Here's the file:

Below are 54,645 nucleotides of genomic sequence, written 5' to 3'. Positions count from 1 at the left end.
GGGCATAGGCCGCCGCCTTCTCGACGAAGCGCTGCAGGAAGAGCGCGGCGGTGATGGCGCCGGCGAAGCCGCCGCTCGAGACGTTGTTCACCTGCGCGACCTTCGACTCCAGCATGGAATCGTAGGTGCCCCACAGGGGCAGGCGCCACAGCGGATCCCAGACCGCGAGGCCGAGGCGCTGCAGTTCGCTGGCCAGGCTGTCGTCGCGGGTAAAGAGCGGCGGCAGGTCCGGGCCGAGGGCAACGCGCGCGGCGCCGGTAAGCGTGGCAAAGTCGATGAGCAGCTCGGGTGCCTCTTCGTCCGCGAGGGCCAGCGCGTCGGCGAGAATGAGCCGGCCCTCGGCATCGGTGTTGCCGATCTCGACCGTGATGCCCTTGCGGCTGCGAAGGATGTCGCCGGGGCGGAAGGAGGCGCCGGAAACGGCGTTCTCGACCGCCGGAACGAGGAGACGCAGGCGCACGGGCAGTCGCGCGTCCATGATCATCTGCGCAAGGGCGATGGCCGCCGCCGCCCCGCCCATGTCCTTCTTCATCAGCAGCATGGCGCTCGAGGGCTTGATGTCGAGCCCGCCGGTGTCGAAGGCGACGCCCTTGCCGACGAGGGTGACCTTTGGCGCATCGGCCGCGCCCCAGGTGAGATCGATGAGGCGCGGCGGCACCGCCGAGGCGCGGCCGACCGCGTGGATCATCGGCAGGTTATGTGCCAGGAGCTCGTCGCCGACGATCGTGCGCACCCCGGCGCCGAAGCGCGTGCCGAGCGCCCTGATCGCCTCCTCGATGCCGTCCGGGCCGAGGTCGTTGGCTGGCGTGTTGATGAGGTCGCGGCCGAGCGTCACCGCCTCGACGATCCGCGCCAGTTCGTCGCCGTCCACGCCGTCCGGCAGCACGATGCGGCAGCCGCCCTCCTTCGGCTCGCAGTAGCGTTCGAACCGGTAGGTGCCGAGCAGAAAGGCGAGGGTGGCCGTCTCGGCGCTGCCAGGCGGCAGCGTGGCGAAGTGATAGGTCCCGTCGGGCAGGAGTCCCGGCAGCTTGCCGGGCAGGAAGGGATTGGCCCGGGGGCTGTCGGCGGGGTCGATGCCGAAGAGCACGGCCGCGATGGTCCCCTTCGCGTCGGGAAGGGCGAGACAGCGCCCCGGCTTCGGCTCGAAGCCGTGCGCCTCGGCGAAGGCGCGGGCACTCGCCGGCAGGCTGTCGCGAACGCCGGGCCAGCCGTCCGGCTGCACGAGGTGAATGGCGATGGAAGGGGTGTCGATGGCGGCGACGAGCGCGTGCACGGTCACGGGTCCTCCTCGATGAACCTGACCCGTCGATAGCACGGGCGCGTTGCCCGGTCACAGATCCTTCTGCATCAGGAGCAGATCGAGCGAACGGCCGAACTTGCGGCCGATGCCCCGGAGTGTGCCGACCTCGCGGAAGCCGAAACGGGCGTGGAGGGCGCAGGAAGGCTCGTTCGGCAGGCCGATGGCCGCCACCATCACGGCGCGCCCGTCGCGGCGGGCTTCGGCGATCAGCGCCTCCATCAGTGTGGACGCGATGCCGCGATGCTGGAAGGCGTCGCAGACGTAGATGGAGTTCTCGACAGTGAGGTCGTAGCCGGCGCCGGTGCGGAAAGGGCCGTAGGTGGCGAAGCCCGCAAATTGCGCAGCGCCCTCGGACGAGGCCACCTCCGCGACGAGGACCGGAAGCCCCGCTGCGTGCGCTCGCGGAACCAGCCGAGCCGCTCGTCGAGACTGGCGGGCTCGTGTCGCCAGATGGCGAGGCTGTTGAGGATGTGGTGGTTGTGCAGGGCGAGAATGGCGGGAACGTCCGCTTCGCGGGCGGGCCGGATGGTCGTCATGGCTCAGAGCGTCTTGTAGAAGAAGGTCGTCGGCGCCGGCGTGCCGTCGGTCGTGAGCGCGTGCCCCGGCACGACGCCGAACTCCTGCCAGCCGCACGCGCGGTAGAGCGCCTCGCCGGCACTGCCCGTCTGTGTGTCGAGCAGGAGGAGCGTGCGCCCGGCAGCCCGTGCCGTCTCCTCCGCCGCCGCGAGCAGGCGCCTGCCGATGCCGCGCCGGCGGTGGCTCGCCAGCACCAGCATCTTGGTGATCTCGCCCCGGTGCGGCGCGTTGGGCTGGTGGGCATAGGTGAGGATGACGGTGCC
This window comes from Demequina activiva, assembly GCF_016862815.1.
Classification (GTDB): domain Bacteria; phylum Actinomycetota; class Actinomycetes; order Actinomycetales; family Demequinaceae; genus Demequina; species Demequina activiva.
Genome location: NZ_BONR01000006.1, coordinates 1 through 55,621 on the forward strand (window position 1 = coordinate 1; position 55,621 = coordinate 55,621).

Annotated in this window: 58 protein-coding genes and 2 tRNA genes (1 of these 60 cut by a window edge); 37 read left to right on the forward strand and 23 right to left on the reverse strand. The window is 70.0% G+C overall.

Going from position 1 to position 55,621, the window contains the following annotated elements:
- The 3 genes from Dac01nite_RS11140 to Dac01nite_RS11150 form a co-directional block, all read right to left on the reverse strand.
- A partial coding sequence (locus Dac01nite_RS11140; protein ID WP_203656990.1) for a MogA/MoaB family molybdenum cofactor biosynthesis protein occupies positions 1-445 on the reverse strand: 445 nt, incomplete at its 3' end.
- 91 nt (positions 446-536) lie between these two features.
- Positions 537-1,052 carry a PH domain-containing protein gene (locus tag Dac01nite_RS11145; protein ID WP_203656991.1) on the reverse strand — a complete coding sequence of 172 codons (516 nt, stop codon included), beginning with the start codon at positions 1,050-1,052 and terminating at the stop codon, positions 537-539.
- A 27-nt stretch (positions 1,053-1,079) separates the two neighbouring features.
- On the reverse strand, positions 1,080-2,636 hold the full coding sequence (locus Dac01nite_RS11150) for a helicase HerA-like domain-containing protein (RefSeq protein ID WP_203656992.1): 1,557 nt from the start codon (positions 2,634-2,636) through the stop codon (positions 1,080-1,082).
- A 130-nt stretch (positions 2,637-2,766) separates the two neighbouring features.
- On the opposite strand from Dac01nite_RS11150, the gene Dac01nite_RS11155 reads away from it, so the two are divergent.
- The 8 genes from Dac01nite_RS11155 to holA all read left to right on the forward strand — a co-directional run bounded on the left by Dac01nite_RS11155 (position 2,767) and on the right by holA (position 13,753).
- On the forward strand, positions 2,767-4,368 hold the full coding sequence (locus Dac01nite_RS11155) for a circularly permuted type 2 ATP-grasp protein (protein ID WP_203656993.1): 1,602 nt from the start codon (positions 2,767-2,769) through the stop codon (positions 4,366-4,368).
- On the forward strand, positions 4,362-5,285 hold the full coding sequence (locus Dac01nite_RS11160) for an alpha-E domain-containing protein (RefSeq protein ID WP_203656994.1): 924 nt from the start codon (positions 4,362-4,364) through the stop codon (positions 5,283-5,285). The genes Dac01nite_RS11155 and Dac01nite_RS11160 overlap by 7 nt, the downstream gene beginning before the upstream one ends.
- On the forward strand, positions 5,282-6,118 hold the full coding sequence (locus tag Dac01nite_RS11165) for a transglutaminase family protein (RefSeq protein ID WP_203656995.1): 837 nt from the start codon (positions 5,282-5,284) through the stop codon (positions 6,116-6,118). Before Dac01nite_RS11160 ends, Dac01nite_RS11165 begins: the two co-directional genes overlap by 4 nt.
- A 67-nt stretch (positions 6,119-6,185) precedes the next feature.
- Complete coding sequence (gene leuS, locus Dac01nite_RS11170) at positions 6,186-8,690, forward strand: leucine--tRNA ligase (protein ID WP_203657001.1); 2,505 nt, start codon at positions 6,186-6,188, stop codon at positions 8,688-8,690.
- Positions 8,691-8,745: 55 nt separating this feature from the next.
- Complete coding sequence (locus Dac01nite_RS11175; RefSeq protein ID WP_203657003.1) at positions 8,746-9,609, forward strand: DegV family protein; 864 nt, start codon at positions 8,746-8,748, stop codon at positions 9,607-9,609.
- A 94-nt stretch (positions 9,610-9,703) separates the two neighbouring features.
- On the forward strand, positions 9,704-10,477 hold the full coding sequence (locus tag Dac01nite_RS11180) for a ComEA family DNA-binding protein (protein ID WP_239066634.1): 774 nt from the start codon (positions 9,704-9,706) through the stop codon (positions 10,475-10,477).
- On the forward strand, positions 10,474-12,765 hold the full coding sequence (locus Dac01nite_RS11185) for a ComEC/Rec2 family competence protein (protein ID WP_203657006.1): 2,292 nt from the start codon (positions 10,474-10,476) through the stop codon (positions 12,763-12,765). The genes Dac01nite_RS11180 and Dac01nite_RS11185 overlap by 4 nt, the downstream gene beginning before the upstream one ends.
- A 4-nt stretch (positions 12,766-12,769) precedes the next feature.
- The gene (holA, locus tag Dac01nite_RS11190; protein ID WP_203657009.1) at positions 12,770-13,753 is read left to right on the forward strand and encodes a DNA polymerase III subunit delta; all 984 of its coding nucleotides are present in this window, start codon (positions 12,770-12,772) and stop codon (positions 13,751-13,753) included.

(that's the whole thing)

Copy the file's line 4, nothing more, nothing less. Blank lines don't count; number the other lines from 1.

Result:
Classification (GTDB): domain Bacteria; phylum Actinomycetota; class Actinomycetes; order Actinomycetales; family Demequinaceae; genus Demequina; species Demequina activiva.